As Kevin Deegan-Krause observed the new breed of anti-political mainstream protest party is a slippery and multifaceted  thing.

…. not exactly a new party family (though in their cultural liberalism and anti-corruption emphases they share significant elements) and not exactly a new party type … but with strong and intersecting elements of both. Nor is it unique to Central Europe alone but elements of it have emerged also in the West

My UCL colleague Allan Sikk and I nevertheless decided to have a go at pinning down this new phenomenon more precisely, focusing in the first instance on Central and Eastern Europe,  presenting some of our findings in a paper  (downloadable here) at last month’s ECPR General Conference in Reykjavik.

Analysing elections in the region since 1998 using Charles Ragin’s Qualitative Comparative Analysis technique  we found no single story.

Different paths. Photo: Bob Embleton

 But we did find that these Anti-Establishment Reform Parties, as we called them, broke through electorally in three distinct  sets of circumstances:

  • When relatively narrow core of established mainstream parties, flanked by strong radical outsiders, faces  a deteriorating social situation characterised by rising corruption and/or rising unemployment.
  • When established governing parties of the mainstream pro-market right  fail to engage new or re-mobilised voters.
  • When the left or market sceptic conservative-nationalist are in office and opposition mainstream pro-market right – and the party system generally – is weakly consolidated and/or fragmented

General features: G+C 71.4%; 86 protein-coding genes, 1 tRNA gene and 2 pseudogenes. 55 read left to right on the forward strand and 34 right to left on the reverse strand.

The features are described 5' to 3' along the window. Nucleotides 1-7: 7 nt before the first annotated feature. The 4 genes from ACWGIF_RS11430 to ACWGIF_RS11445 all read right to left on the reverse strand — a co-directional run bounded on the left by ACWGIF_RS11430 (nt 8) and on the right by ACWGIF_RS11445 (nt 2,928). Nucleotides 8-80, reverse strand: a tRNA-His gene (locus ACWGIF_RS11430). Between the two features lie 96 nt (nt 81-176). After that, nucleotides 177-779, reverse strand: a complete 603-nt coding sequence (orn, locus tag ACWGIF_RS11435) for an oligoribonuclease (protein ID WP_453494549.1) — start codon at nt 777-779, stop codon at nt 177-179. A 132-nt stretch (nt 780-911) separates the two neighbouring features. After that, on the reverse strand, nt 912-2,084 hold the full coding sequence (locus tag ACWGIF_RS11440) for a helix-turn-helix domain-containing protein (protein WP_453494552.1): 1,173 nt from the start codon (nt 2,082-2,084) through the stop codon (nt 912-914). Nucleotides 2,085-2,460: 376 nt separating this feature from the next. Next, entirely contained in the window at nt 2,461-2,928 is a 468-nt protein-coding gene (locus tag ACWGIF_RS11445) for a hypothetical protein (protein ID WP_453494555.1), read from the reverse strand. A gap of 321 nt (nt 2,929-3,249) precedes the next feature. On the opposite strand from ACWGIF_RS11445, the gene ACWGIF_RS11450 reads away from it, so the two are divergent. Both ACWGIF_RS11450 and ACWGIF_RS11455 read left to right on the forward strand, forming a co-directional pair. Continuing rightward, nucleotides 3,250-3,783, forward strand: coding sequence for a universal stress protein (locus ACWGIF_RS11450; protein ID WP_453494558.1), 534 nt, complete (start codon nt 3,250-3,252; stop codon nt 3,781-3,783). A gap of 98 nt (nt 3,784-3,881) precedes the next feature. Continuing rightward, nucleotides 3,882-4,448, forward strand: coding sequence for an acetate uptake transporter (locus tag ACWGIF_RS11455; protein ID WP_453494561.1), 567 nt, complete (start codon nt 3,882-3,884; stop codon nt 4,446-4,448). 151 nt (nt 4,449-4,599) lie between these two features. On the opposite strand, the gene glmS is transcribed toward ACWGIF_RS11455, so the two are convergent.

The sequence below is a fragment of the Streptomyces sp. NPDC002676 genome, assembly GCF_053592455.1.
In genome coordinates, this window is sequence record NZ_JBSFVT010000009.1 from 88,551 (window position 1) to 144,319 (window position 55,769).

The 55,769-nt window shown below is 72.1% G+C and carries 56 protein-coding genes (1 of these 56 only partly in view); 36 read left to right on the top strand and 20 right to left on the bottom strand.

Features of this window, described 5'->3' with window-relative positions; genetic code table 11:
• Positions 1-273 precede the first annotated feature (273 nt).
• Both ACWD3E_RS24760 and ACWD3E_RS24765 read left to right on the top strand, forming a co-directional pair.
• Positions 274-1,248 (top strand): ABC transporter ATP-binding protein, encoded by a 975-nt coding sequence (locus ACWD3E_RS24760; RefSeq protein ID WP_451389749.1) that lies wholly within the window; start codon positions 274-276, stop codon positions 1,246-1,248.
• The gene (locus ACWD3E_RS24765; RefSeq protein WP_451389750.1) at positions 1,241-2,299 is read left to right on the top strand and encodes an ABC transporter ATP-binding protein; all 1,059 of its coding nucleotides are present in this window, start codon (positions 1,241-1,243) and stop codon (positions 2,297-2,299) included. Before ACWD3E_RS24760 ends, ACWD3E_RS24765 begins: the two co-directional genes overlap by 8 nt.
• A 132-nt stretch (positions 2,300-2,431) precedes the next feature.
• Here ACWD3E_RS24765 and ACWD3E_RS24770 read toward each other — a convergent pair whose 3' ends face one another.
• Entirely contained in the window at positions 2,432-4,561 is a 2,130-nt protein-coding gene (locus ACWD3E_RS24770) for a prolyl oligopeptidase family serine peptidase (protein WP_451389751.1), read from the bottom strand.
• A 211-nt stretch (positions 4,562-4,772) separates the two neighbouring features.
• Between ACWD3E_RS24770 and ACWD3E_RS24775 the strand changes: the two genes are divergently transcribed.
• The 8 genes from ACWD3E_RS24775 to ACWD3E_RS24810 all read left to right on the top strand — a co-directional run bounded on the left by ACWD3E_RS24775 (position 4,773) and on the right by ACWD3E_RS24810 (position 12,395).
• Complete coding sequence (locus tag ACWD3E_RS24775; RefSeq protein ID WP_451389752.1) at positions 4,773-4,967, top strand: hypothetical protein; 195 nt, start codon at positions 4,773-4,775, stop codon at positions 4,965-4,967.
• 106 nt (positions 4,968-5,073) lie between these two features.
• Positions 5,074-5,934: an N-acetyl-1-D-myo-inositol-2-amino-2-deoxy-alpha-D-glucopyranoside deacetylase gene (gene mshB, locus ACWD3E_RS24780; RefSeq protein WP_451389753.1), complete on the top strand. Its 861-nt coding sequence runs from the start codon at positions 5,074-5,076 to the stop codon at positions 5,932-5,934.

Sometimes  these circumstance overlap, sometimes they run in sequence, but – while radical outsiders have walk on part – what matters, unsurprisingly, is the abilily of mainstream, big tent governing parties to hold together and retain a grip on corruption and the economy to stem electoral insurgencies, which are likely to be angry, anti-political, often offbear  but  decided – destabilisingly –  mainstream.

And like the patchy rise of the far-right, such trends –  as Kevin Deegan-Krause notes above and shrewder journalists have also  already  spotted are not be confined to the rarified political climate of Central and Eastern Europe. When Silvio Berlusconi and Forza Italia  burst onto the Italian political scene in 1994, people could have been forgiven for thinking it was just a strange denouement to Italy’s unique corrupt post-war politics.

Yes, Prime Minister? Photo: wiki.editor Jonny

Now you could be forgiven for wondering if varieties of personality-centred, broadly  liberal sometimes) neo-liberal anti-establishment poilitics might gradually be infiltrating in way into  more established democracies andbecoming a more Europe-wide phenomenon.

The Pirate Party has just entered the Berlin legislature with 8.5% of the vote and when we met them in a break in the ECPR conference, Iceland’s anarchic Best Party (see trailer for forthcoming documentary) founded by comedian Jón Gnarr which emerged as the city’s largest party last year (33%), turned out to be among the more focused and serious political outfits we had come across professionally.